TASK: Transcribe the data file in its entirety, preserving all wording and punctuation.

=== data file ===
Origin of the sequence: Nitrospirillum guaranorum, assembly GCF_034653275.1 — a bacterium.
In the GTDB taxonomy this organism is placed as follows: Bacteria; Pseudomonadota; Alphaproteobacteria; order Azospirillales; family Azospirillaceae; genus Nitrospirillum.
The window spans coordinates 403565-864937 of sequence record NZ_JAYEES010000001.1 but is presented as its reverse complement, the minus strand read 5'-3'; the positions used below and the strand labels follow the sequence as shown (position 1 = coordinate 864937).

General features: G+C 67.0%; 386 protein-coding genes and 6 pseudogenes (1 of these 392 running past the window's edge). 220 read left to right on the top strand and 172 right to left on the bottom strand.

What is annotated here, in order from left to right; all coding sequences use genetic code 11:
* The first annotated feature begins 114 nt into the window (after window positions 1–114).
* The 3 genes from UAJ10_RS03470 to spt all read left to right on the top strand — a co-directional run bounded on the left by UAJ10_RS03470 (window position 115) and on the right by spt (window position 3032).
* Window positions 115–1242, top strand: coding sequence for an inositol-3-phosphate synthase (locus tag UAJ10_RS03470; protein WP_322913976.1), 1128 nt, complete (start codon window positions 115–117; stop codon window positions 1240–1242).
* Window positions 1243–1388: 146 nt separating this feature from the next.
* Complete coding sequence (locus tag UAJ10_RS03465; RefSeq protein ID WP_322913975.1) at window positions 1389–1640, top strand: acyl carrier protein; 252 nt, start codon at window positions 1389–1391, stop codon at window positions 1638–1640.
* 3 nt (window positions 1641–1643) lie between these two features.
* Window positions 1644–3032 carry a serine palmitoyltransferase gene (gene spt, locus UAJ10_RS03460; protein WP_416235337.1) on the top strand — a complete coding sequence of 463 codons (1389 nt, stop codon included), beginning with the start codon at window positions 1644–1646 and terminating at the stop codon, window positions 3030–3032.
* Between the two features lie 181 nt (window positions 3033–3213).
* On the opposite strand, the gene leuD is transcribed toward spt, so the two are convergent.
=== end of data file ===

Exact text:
Origin of the sequence: Nitrospirillum guaranorum, assembly GCF_034653275.1 — a bacterium.
In the GTDB taxonomy this organism is placed as follows: Bacteria; Pseudomonadota; Alphaproteobacteria; order Azospirillales; family Azospirillaceae; genus Nitrospirillum.
The window spans coordinates 403565-864937 of sequence record NZ_JAYEES010000001.1 but is presented as its reverse complement, the minus strand read 5'-3'; the positions used below and the strand labels follow the sequence as shown (position 1 = coordinate 864937).

General features: G+C 67.0%; 386 protein-coding genes and 6 pseudogenes (1 of these 392 running past the window's edge). 220 read left to right on the top strand and 172 right to left on the bottom strand.

What is annotated here, in order from left to right; all coding sequences use genetic code 11:
* The first annotated feature begins 114 nt into the window (after window positions 1–114).
* The 3 genes from UAJ10_RS03470 to spt all read left to right on the top strand — a co-directional run bounded on the left by UAJ10_RS03470 (window position 115) and on the right by spt (window position 3032).
* Window positions 115–1242, top strand: coding sequence for an inositol-3-phosphate synthase (locus tag UAJ10_RS03470; protein WP_322913976.1), 1128 nt, complete (start codon window positions 115–117; stop codon window positions 1240–1242).
* Window positions 1243–1388: 146 nt separating this feature from the next.
* Complete coding sequence (locus tag UAJ10_RS03465; RefSeq protein ID WP_322913975.1) at window positions 1389–1640, top strand: acyl carrier protein; 252 nt, start codon at window positions 1389–1391, stop codon at window positions 1638–1640.
* 3 nt (window positions 1641–1643) lie between these two features.
* Window positions 1644–3032 carry a serine palmitoyltransferase gene (gene spt, locus UAJ10_RS03460; protein WP_416235337.1) on the top strand — a complete coding sequence of 463 codons (1389 nt, stop codon included), beginning with the start codon at window positions 1644–1646 and terminating at the stop codon, window positions 3030–3032.
* Between the two features lie 181 nt (window positions 3033–3213).
* On the opposite strand, the gene leuD is transcribed toward spt, so the two are convergent.